But I digress. I don’t plot. I usually have a general idea about what I want to say, but sometimes not even that. I write thrillers and mysteries, with three different protagonists: two private eyes and one C.I.A. assassin. I’d guess that in probably half my books, I started out with an idea and filled in the blanks. In some of those novels, the idea could have worked with any of my protagonists, so I usually chose whichever series was due up for bat.

In the books that weren’t particularly idea-driven, I just started with the protagonist (again, whenever he was, basically, next in line) and then wrote. Crazy as it sounds, the stories usually came to me. Maybe that’s not so crazy. Isn’t that how life is? At least my life. I’m the kind of guy who goes to the supermarket to buy a loaf of bread and winds up needing help carrying all my bags to the parking lot.

Writing without a plot, or with only the vaguest idea of one, does have its advantages. You can adapt and take advantage of current events and trends. For example, I once started a thriller in which some college football players abuse women. Sad to say, based on new headlines I had to include the NFL.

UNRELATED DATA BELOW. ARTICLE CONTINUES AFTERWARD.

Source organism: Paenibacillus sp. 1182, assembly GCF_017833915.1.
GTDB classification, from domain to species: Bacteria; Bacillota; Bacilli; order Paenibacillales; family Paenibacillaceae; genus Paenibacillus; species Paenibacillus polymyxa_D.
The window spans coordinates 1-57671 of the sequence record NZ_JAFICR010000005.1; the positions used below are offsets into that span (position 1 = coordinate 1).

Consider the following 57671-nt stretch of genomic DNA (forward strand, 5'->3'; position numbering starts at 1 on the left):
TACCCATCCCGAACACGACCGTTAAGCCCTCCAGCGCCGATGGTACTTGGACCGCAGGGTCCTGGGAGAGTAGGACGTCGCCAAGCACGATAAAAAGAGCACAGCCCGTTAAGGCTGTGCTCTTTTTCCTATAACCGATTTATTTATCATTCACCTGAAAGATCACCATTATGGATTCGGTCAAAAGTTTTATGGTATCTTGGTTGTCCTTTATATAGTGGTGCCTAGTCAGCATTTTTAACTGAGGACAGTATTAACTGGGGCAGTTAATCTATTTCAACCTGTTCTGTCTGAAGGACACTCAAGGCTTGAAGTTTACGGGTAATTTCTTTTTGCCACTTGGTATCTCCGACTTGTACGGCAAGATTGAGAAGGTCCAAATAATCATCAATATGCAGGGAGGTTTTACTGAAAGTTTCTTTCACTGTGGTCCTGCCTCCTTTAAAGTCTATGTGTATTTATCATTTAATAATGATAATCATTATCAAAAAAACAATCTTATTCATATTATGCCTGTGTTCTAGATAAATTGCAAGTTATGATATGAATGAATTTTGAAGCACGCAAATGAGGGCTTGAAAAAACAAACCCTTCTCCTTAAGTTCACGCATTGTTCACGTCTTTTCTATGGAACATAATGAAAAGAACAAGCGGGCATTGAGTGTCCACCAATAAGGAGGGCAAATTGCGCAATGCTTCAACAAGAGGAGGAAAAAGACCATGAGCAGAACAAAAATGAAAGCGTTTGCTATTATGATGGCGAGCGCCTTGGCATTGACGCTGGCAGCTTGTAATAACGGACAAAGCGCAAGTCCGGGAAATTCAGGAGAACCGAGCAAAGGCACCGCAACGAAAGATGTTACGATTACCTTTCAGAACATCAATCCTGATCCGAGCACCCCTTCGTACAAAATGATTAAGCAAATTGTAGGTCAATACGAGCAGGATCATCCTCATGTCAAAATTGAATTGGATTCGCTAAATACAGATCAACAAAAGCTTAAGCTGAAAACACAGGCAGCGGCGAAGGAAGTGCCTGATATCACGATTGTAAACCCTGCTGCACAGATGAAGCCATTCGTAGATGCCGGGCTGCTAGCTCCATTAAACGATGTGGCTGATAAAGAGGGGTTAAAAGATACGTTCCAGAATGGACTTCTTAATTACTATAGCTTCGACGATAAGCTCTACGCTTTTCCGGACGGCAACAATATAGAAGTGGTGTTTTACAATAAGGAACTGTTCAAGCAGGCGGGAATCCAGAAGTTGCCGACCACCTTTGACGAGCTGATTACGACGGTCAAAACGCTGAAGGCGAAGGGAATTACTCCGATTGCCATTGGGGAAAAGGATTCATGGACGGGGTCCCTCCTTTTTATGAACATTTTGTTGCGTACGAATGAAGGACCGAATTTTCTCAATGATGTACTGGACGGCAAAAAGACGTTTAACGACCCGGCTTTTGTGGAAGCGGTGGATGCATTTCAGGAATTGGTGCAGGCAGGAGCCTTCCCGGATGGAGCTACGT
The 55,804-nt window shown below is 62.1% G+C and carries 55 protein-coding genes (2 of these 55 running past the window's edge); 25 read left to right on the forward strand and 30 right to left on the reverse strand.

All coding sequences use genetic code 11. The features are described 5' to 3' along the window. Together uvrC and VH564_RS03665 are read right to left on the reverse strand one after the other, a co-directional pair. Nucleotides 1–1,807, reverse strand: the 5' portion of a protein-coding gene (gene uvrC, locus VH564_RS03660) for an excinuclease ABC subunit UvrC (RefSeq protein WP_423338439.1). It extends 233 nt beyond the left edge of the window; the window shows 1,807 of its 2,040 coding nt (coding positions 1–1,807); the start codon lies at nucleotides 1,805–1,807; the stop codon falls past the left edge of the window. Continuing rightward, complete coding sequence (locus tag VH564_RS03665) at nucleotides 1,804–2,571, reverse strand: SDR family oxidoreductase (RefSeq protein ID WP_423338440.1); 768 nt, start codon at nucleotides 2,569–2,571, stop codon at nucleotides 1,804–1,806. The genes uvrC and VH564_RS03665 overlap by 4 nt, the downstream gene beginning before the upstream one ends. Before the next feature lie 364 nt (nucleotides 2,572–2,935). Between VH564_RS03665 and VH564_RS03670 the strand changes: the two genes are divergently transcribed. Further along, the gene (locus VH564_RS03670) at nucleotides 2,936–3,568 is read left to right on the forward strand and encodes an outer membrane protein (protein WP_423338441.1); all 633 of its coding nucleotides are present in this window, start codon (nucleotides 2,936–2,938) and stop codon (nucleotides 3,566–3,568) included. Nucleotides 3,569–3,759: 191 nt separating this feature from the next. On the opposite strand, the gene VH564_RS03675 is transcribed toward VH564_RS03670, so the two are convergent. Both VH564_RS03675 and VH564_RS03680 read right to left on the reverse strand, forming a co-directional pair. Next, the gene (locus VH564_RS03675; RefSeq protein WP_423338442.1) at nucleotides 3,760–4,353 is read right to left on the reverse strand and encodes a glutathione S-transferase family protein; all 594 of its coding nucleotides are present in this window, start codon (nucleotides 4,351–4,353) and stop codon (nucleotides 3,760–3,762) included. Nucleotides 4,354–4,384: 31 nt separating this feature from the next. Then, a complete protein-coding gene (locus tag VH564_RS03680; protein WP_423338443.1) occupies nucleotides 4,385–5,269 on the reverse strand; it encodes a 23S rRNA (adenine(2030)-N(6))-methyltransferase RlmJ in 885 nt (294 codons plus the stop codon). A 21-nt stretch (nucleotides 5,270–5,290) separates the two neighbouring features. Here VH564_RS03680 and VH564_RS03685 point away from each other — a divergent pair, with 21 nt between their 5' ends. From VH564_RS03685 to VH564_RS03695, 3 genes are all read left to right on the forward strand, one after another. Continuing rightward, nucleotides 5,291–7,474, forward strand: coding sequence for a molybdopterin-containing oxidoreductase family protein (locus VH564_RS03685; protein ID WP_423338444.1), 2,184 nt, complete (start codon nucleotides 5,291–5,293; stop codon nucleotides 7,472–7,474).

Look, I must be doing something right. I can’t tell you the number of times people have said to me: “Where did you get that great plot?”  

I guess I shouldn’t have written this blog. I told you I didn’t know where I was going.  

Sunday, January 28, 2018


In Shakespeare’s The Merchant of Venice, Bassanio, who in his quest to woo Portia borrows money from Shylock, at one point says, “I like not fair terms and a villain’s mind”, which has been loosely translated to mean, “I don’t like it when a villain acts nice”.